How do we truly return to the land? How do we break the back of our cultural addiction to machines and soulless systems?
Every time I’ve visited, as an adult, the sandy-soiled and salmonberry-blessed land of my childhood, in Coos Bay on the Southern Oregon Coast, I become overwhelmed with feelings that I even now can hardly articulate.
As a child I interacted with the landscape in such a directly tactile way, scratched, wet, cold, sun-kissed, wasp-stung, dirt underneath my fingernails. I had not much conception of the forest as a living being, my friends and I chopped wood and soil willy-nilly to build forts. And yet, through my memories, I know I saw the land as if through a golden medium, a strangely welcoming wildscape, stalked darkly by monsters, ghosts, and mysteries, at other times dizzy with sunlight and pine-pollen.
Nowadays the richness of my connection to the land has grown, but I notice a constant ache in the loss of that bodily-connection to the land from my childhood.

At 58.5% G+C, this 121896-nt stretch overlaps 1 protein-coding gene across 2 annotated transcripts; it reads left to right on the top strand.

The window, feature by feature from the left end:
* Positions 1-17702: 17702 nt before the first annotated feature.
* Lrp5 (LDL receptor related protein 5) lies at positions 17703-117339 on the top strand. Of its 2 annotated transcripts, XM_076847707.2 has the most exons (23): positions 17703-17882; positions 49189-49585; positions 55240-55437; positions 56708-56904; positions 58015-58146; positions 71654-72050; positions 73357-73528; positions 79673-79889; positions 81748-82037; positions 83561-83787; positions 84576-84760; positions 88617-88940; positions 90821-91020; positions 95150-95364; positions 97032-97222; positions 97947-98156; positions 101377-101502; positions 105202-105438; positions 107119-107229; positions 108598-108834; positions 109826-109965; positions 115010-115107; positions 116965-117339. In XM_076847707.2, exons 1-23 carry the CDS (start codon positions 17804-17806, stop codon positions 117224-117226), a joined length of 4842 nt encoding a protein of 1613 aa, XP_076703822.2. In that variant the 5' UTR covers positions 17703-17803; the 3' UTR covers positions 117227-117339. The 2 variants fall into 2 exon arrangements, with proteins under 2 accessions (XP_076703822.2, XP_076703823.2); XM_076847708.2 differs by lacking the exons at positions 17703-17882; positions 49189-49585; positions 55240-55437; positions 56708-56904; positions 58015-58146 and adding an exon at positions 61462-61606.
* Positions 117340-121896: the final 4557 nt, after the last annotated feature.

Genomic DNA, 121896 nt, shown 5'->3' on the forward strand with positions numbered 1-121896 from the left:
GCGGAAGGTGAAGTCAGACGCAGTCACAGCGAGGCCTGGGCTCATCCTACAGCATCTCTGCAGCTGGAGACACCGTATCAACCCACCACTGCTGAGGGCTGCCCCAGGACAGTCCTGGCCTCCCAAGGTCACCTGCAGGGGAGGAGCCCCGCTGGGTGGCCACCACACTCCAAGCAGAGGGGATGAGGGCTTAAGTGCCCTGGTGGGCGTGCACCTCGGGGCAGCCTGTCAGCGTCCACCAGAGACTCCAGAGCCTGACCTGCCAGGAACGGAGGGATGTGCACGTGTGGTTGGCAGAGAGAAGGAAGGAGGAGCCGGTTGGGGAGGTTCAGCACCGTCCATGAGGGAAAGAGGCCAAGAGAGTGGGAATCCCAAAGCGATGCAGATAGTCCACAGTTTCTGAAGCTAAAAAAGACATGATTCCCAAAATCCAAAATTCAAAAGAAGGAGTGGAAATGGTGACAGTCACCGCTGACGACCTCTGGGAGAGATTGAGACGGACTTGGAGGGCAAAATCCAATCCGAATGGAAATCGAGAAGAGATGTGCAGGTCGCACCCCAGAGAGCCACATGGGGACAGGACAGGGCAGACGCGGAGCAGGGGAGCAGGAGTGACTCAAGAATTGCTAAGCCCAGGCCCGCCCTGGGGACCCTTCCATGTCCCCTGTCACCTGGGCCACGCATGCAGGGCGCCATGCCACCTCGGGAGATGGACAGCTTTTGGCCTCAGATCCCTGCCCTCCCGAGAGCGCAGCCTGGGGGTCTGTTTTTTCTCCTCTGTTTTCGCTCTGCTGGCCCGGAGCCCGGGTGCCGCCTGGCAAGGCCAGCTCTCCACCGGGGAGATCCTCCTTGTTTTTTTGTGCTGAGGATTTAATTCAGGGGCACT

Somehow comforts of the modern age have muddled my senses, and I find myself amidst a constant urban battle between couch and copse, between warm box and wet greenscape.
More and more I become convinced of the vitality of other modes of Riddling-solving, beyond the conventional word based or “who-dunit”, but rather the wordless tactile riddles, such as how to climb that particular tree, and how many routes up it one can find. Or to find the source of a particular scent, or knowing when a wandering tickle under a pantleg belongs to the journey of a tick (perhaps they invented the “tickle”?), and when it simply belongs to a twitchy nerve.
Jon Young, the experienced animal tracker, mentor, and first student of Tom Brown, Jr., calls this kind of rediscovery of nature from a youthful perspective, “child’s passions”, and encourages anyone who seeks to reconnect to the land to first honor the repressed needs to reconnect in child-like play with the out-of-doors, in all its glorious discomforts and elations.